Security gates at Houses of Parliament. Photo © Anthony Brown
Online voting: Safe as Houses of Parliament?
All the way back in January of 2015, the Speaker’s Commission on Digital Democracy reported their findings. Top of the list was that the 2020 general election should provide a mechanism for people to vote online.
Campaign group Webroots Democracy have been following the progress of the Commission’s recommendations, and their new report out today (Secure Voting) deals with the detail of security concerns raised around the introduction of online voting for the next general election.
They’ve asked balloting suppliers, network providers and academics to answer a series of questions on how online voting might handle potential problems such as coercion, fraud and attacks on the system.
The answers are pretty convincing. There will be challenges in introducing online voting on this scale, but they aren’t insurmountable. And in some cases, online voting offers additional levels of security – as balloting company Everyone Counts say:
“it is easier to tamper with a vote that has been cast using a single piece of paper than it is to tamper with an online vote that can be verified via multiple audit trails.”
We’re particularly interested in the report though as it highlights other advantages of online balloting, not over general election ballot boxes, but over postal voting.
Unions have a long relationship with postal voting. In the 1992 TULRCA legislation, we had restrictions imposed on strike ballots and other important union elections. These meant unions were only able to use independently managed postal ballots to take big decisions.
We didn’t like it at the time as it stopped us using supervised workplace balloting, which works very well. But as time has gone by, it’s gotten even worse. People are more likely to want to engage with membership organisations online now, and the posted ballot runs a greater risk of getting lost, being chucked out with the junk, or waiting on the shelf for a trip to the post office that is never gotten around to.
The Trade Union Bill currently going through Parliament has a chance to address this. It’s seeking to impose thresholds on union votes (ones we see as rather arbitrary and illogical), but without enabling unions to use better means to meet those thresholds.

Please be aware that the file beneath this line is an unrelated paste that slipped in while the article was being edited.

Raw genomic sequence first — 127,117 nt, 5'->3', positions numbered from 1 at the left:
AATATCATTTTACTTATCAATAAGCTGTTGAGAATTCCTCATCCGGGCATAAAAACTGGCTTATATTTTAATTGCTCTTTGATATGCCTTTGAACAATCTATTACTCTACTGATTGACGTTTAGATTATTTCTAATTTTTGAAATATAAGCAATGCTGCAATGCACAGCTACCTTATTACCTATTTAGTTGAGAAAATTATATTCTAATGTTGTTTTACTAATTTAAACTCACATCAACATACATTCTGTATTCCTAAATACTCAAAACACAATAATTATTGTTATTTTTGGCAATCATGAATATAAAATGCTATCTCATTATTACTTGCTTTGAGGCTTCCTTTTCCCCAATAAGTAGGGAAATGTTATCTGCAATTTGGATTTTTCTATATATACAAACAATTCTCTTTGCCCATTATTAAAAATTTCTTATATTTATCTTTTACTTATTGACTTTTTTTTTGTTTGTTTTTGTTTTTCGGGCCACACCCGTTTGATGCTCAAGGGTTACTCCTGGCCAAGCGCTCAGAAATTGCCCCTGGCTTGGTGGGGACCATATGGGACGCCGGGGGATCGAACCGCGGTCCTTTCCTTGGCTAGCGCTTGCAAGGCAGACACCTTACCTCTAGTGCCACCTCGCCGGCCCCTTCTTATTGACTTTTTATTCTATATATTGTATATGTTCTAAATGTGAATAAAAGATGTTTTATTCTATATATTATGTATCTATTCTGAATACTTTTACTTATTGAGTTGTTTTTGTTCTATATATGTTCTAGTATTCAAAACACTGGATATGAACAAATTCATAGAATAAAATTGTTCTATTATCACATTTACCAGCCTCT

The Bill is revising TULRCA, and we’d like to see it also include provision for unions to use online balloting as well as postal ballots, to bring it up to date since 1992 (we’d like workplace balloting too please if ministers are reading). We know it’d be popular.
But back to the Speaker’s Commission, who were painted in a rather Luddite fashion during the Commons passage of the Trade Union Bill. David Cameron invoked their findings in September 2015, when pressed on the subject of online voting for unions on BBC Daily Politics:
“The Speaker of the House of Commons did put together a commission to look at electronic voting and the conclusion of that commission was that it wasn’t safe from fraud. So I think there are problems with that approach.”
Now unless this is some other secret Speaker’s Commission that Mr Cameron refers to, then it’s hard to reconcile their grounded optimism on the subject with the Prime Minister’s pessimistic account.
Either way though, this new report should help put his mind at rest. It contains solutions to problems from ‘man in the middle attacks’ to malware on voters’ devices, which could compromise the integrity of votes case, and suggests ways to deal with attempts to hamper the ballot, such as denial of service attacks.
There are also interesting ideas around replacement voting (already present in some systems), where you are able to recast a vote, with only the latest one counting. This could allay concerns in union ballots that employers or unions could pressurise a member to vote a certain way in their presence (something of course that is also a possibility with postal ballots, as some of the report’s contributors point out).
Of course, second hand evidence is always less reassuring than personal experience. So if this isn’t enough to convince ministers leading the Trade Union Bill – they could always ask their Conservative colleague Zac Goldsmith MP, the party’s new candidate for London Mayor. Zac won his new role in an online ballot, and I’m sure he would consider his nomination to be secure enough to be relied upon.